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Sustainability audit procedures

1. Background

Several dictionary definitions are available for the meaning of ‘sustainability’ including to support, maintain and endure. Since the 1980s, the term ‘sustainability’ has been increasingly used in respect of human survival on planet earth which has resulted in the concept of ‘sustainable development’ which ‘should meet the needs of the present without compromising the ability of future generations to meet their own needs’.

Concurrent with this development, from the late 1970s onwards, a global economy began to emerge in which a number of mature industries migrated from high-cost, developed countries in the western hemisphere to low cost, developing countries in the eastern hemisphere. The textile manufacturing industry was a major casualty of this migration, including fibre, yarn, fabrics and garment production. Particularly adversely affected was the worldwide dye manufacturing industry which resulted in the demise of the industry in the UK, the USA and to a lesser extent in Germany and Switzerland, with an expansion of the industry in the east, particularly in India and China. Increasingly severe legislation concerning health, safety, effluent and ecological factors in the developed countries contributed to this migration.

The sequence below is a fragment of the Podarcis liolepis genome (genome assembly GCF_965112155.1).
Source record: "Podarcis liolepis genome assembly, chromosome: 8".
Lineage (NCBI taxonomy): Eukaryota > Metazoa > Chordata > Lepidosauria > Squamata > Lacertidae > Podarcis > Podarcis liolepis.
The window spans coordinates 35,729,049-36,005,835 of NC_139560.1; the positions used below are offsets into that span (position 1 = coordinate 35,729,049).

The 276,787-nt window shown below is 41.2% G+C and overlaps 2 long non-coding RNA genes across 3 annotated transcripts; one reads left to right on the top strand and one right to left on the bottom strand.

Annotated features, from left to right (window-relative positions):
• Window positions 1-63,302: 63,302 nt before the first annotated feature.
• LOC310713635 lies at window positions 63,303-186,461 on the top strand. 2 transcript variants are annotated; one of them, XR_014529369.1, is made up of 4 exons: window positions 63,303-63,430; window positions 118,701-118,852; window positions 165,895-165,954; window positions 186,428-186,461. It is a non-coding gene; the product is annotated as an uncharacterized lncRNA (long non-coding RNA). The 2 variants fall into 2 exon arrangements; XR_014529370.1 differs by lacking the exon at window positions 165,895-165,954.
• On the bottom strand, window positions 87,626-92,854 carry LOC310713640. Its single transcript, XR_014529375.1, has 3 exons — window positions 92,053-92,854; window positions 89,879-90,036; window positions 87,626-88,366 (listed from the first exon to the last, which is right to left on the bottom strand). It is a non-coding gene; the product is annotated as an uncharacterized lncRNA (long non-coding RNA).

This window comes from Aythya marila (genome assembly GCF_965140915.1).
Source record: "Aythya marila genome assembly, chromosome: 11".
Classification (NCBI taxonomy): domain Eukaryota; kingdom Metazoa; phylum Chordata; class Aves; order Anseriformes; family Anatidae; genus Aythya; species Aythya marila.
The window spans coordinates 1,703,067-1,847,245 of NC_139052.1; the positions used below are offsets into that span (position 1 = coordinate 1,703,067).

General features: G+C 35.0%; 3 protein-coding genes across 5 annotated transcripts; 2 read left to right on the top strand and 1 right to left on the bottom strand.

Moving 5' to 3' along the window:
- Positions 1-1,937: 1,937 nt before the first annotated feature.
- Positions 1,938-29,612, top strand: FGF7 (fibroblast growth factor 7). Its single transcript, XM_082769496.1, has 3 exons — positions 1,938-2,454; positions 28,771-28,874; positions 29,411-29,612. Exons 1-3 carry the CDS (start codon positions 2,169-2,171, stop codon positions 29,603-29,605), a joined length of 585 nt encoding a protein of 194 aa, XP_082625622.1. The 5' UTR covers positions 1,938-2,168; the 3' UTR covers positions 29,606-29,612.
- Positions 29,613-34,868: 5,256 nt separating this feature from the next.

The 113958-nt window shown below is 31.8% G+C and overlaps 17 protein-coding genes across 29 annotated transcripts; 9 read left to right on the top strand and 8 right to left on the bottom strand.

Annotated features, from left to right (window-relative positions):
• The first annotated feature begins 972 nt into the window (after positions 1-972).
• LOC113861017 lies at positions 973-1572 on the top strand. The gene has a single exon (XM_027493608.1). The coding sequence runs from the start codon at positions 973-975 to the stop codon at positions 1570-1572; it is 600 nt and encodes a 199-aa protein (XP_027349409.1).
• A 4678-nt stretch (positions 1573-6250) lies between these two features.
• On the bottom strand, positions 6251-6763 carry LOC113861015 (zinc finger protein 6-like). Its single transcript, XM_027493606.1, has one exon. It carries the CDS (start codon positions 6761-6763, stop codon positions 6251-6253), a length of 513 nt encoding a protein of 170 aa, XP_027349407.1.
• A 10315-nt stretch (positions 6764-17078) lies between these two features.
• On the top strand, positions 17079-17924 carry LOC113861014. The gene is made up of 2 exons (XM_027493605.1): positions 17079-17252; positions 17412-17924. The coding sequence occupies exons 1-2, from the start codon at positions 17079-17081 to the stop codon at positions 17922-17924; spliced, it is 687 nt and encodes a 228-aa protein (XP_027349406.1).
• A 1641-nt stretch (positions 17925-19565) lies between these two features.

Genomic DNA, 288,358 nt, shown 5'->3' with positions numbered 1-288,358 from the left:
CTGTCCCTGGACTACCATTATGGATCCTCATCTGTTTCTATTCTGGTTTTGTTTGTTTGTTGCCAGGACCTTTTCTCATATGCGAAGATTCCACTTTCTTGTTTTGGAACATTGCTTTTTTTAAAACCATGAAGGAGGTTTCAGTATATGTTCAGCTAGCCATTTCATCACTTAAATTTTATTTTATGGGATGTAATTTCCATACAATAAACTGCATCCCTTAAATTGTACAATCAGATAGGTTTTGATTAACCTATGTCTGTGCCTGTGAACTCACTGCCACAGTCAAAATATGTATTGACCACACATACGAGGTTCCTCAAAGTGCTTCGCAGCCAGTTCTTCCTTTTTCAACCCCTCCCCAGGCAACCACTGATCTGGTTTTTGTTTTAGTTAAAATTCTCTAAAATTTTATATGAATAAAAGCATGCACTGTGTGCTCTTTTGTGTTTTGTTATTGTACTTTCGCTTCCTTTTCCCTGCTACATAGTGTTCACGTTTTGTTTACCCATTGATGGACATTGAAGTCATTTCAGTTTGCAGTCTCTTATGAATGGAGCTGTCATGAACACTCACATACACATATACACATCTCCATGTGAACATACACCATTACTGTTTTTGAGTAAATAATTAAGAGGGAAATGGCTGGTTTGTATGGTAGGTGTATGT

As a result, developed countries were unable to support a domestic textile industry and overcapacity was often created by developments in low-cost countries, so that major geographical and technical changes occurred within the global textile industry. Many developing, low-cost countries established textiles as a primary industry for reasons including: